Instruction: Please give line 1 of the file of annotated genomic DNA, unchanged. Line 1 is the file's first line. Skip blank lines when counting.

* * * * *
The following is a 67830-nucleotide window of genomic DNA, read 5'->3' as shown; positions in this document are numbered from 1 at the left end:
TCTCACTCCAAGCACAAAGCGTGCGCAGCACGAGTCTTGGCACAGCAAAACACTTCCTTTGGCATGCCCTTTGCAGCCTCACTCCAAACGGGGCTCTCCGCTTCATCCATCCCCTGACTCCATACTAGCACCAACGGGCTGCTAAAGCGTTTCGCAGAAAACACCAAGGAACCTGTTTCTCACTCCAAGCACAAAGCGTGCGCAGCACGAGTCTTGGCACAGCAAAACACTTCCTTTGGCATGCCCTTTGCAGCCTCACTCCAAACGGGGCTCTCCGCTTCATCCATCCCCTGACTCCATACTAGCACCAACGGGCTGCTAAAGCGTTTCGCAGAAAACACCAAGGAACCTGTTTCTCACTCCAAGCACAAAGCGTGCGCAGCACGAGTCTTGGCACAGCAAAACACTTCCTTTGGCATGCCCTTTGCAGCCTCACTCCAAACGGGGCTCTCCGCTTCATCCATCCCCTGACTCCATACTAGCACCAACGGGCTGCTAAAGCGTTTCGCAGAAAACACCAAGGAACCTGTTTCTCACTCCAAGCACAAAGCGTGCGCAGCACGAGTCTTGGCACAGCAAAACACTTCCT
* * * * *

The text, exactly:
The following is a 67830-nucleotide window of genomic DNA, read 5'->3' as shown; positions in this document are numbered from 1 at the left end: